},
}

The retrieve method takes id as an argument and sends it as a parameter for querying. The query type passed in the retrieve method is a select query.

The select query returns a to-do item by instructing the database to check for an item using the .where() method. The .where() method is a prefix attachment to the select statement since the select statement is primarily conditional.

The next step is to define a retrieveAll method after the retrieve method, which returns the list of to-dos in our database.

retrieveAll: async function() {
    return await (db("todos").query("select").exec())
      .then((rows) => rows)
  },

Unlike the retrieve method, the .where() method isn’t attached since we are querying for all the items in the database. This is also a good way to export all data from the database.

Now let’s define an insert method to add a new item to our to-do database.

insert: async function(item) {
    return await db("todos").query("upsert", {item: item}).exec();
  },

The insert method takes one argument and item (which is the to-do item) and inserts it into the item field using the upser query type.

The update method is defined next.

update: async function(id, item) {
    await db("todos").query("upsert", {item: item}).where(["id", "=", id]).stream((row) => {
      console.log(row)
    }, () => {
      console.log("Item Updated")      
    }, (err) => {
      console.log(err)
    })
  },

The update method takes two arguments: id and item. It looks up the item to be updated by its id and then revises it with the new data passed into the update function. Upon successfully updating the data, the new data is logged to the console and a confirmation message is displayed. Otherwise, an error message is logged to the console.

Next, we’ll define the delete and deleteAll methods responsible removing one or more to-do items in our database.

delete: async function(id) {
    return await db("todos").query("delete").where(["id", "=", id]).exec();
  },
deleteAll: async function() {
  return await db("todos").query("delete").exec();
},

The delete method deletes a to-do item whose ID is passed into it. deleteAll deletes every to-do item in the database.

After the database object, we’ll export our database object for use in the app.js file.

module.exports = databse;

Connecting the database to API routes

Now that we have successfully written our database handlers, we’ll implement them in our API routes. Let’s navigate back to our app.js file to update it.

const cors = require("cors")
const database = require("./database")
...
database.start();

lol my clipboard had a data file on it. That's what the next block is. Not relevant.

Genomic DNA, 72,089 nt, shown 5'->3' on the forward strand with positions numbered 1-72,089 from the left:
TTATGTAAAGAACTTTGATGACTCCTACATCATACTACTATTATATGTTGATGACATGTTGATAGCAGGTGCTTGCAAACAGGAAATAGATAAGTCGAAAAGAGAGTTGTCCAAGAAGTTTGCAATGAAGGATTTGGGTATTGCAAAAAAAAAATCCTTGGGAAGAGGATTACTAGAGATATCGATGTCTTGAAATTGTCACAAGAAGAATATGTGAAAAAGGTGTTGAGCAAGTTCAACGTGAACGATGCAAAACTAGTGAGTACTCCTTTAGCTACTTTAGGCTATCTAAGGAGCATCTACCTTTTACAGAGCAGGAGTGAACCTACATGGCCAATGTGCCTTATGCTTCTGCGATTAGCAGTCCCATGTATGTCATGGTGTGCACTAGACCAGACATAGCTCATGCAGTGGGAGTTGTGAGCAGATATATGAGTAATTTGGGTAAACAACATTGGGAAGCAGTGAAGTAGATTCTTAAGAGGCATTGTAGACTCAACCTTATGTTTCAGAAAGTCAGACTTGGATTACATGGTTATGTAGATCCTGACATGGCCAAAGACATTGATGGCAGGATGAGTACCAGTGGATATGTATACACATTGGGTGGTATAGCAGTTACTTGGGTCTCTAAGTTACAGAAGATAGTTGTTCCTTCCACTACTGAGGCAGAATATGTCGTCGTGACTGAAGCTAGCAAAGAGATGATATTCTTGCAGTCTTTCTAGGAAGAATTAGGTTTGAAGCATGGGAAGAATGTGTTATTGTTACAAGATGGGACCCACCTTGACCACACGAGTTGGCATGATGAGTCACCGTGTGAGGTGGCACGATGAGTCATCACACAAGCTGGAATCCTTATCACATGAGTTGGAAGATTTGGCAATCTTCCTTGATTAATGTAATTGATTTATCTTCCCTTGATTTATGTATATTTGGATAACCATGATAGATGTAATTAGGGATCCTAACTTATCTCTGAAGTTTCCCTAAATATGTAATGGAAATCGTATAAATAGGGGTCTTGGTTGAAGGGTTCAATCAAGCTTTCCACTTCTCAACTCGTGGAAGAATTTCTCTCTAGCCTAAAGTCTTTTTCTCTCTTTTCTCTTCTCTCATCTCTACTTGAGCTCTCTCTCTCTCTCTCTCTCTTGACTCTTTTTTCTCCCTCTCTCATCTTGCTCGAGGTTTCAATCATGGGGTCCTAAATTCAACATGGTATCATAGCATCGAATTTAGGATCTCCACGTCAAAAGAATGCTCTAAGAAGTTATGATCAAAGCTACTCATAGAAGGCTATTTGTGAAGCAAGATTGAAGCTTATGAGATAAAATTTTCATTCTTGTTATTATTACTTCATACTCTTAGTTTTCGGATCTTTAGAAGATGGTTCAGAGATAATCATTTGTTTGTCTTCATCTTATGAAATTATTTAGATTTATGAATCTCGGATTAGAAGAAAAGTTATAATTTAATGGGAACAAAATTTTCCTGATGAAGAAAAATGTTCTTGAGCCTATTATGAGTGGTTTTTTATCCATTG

app.get("/", (req, res) => {
  database.retrieveAll().then((items) => {
    res.send(items)
  })
});

We’ll start by implementing the / route, which returns all the to-dos in our database. Next, we’ll implement the single to-do route.

app.get("/:id", (req, res) => {
  database.retrieve(req.params.id).then((item) => {
    res.send(item)
  })
});

The /:id passes the ID as an argument from the URL to the database to retrieve a to-do. We’ll implement the POST route /, which allows us to insert new to-dos in our database.

app.post("/", async (req, res) => {
  await database.insert(req.body.item).then(() => {    
    res.status(200).send("You have successfully added a new todo.")
  })
})

This route sends a confirmation method and status upon successful insertion. The next step is to implement our /del/:id method, which deletes a single to-do, and the /delete method, which deletes all to-dos in our database.

app.delete("/del/:id", async (req, res) => {
  await database.delete(req.params.id).then(() => {
    res.status(200).send(`Todo item ${req.params.id} has been successfully deleted.`)
  })
})

app.delete("/delete", async (req, res) => {
  await database.deleteAll().then(() => {
    res.status(200).send(`All todo items have been deleted.`)
  })
})

We also implement our /update/:id route, which updates a single to-do item.

app.put("/update/:id", async (req, res) => {
  await database.update(req.params.id, req.body.item).then(() => {
    res.status(200).send(`Todo item ${req.params.id} has been updated successfully.`)
  })
})

Lastly, we’ll implement our app’s listener function.

app.listen(8081, () => {
  console.log("App's running on port 8081");
});

We’ll open a new terminal and start a MongoDB instance through mongod and then return back to our previous terminal to start our app.

mkdir todo-db && mongod --dbpath todo-db

The previous terminal looked like this:

node src/app.js

Testing the API with Postman

At this stage, we should take a moment to verify that the above code works. We’ll start by retrieving the list of to-dos in our database.

A GET request

Because there is currently no data in our database, we get an empty array. Let’s add a couple of to-dos.

Adding a New Item to To-Do Database to Test nanoSQL-Powered API

We received a successful response, so let’s run another GET request to verify that our data is really in the database.

Second GET Request to Verify That Data Is in the Database

Great! Now we’ll move on to updating the first to-do item, item 1. Copy the ID of the first to-do item and place it behind localhost:8081/update/.

Updated Item in To-Do App to Test nanoSQL-Powered API in Postman

We received a confirmation message, which is good. Next, we’ll test the delete route. We’ll delete the second item in our to-do by placing the ID of the item just after the delete route: localhost:8081/del/.

Deleted Item in To-Do App to Test nanoSQL-Powered API in Postman

We should get a response that our to-do item with the passed ID has been deleted.

Let’s test our delete all route.

Delete All Items in To-Do App to Test nanoSQL-Powered API in Postman

The delete request returns a successful message. If we run a GET request to list our to-dos, it returns empty data.

Empty Data to Verify Success of nanoSQL-Powered API's delete all Route in Postman

Conclusion

This tutorial should give you a basic understanding of what nanoSQL is all about and how its features work. The main takeaway is that you can use nanoSQL’s query language with MongoDB without writing MongoDB queries by building a simple to-do backend app and carrying out CRUD operations on it.

nanoSQL is a very useful library that requires less code to complete database operations, and when database layers change, you do not have to rewrite the existing queries. You can find the code used in the article on GitHub.

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    Abdulazeez Abdulazeez Adeshina Software enthusiast, writer, food lover, and hacker.